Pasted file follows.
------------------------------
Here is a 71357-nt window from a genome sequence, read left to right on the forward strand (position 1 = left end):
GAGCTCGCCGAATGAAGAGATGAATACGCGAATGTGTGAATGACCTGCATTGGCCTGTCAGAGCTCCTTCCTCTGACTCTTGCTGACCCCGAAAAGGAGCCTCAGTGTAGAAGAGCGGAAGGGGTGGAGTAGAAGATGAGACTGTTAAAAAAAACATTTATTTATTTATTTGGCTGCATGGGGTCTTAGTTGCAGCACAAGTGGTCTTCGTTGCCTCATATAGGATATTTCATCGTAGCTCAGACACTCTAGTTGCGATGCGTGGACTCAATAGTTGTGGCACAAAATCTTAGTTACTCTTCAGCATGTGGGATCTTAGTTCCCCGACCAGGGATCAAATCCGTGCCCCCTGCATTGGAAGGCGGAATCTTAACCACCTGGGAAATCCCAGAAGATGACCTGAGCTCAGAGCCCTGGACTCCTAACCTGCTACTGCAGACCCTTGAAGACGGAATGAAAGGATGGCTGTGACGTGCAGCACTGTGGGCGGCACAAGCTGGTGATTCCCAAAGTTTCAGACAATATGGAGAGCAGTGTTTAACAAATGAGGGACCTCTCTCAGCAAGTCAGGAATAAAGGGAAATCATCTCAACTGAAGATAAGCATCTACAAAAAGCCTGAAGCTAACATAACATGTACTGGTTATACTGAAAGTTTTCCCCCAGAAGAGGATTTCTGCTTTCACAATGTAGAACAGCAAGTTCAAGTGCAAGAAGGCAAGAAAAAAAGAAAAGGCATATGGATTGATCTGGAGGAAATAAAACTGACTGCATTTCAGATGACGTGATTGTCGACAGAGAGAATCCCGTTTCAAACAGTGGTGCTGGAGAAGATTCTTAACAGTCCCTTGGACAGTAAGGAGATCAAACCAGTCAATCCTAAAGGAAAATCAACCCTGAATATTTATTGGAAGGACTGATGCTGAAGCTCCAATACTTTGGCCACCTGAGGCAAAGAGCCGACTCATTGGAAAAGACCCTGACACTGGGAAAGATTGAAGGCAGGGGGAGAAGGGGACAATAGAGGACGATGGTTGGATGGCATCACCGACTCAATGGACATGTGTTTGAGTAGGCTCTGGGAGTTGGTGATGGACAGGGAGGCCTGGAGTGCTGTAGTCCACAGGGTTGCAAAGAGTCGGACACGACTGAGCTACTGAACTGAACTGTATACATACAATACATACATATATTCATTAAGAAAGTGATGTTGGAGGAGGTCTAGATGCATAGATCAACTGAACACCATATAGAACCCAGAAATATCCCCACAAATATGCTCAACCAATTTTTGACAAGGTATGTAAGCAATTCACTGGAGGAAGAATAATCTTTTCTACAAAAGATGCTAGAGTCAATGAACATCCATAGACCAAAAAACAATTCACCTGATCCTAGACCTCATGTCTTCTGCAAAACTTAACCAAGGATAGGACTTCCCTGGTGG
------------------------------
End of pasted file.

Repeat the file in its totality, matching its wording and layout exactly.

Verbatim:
Here is a 71357-nt window from a genome sequence, read left to right on the forward strand (position 1 = left end):
GAGCTCGCCGAATGAAGAGATGAATACGCGAATGTGTGAATGACCTGCATTGGCCTGTCAGAGCTCCTTCCTCTGACTCTTGCTGACCCCGAAAAGGAGCCTCAGTGTAGAAGAGCGGAAGGGGTGGAGTAGAAGATGAGACTGTTAAAAAAAACATTTATTTATTTATTTGGCTGCATGGGGTCTTAGTTGCAGCACAAGTGGTCTTCGTTGCCTCATATAGGATATTTCATCGTAGCTCAGACACTCTAGTTGCGATGCGTGGACTCAATAGTTGTGGCACAAAATCTTAGTTACTCTTCAGCATGTGGGATCTTAGTTCCCCGACCAGGGATCAAATCCGTGCCCCCTGCATTGGAAGGCGGAATCTTAACCACCTGGGAAATCCCAGAAGATGACCTGAGCTCAGAGCCCTGGACTCCTAACCTGCTACTGCAGACCCTTGAAGACGGAATGAAAGGATGGCTGTGACGTGCAGCACTGTGGGCGGCACAAGCTGGTGATTCCCAAAGTTTCAGACAATATGGAGAGCAGTGTTTAACAAATGAGGGACCTCTCTCAGCAAGTCAGGAATAAAGGGAAATCATCTCAACTGAAGATAAGCATCTACAAAAAGCCTGAAGCTAACATAACATGTACTGGTTATACTGAAAGTTTTCCCCCAGAAGAGGATTTCTGCTTTCACAATGTAGAACAGCAAGTTCAAGTGCAAGAAGGCAAGAAAAAAAGAAAAGGCATATGGATTGATCTGGAGGAAATAAAACTGACTGCATTTCAGATGACGTGATTGTCGACAGAGAGAATCCCGTTTCAAACAGTGGTGCTGGAGAAGATTCTTAACAGTCCCTTGGACAGTAAGGAGATCAAACCAGTCAATCCTAAAGGAAAATCAACCCTGAATATTTATTGGAAGGACTGATGCTGAAGCTCCAATACTTTGGCCACCTGAGGCAAAGAGCCGACTCATTGGAAAAGACCCTGACACTGGGAAAGATTGAAGGCAGGGGGAGAAGGGGACAATAGAGGACGATGGTTGGATGGCATCACCGACTCAATGGACATGTGTTTGAGTAGGCTCTGGGAGTTGGTGATGGACAGGGAGGCCTGGAGTGCTGTAGTCCACAGGGTTGCAAAGAGTCGGACACGACTGAGCTACTGAACTGAACTGTATACATACAATACATACATATATTCATTAAGAAAGTGATGTTGGAGGAGGTCTAGATGCATAGATCAACTGAACACCATATAGAACCCAGAAATATCCCCACAAATATGCTCAACCAATTTTTGACAAGGTATGTAAGCAATTCACTGGAGGAAGAATAATCTTTTCTACAAAAGATGCTAGAGTCAATGAACATCCATAGACCAAAAAACAATTCACCTGATCCTAGACCTCATGTCTTCTGCAAAACTTAACCAAGGATAGGACTTCCCTGGTGG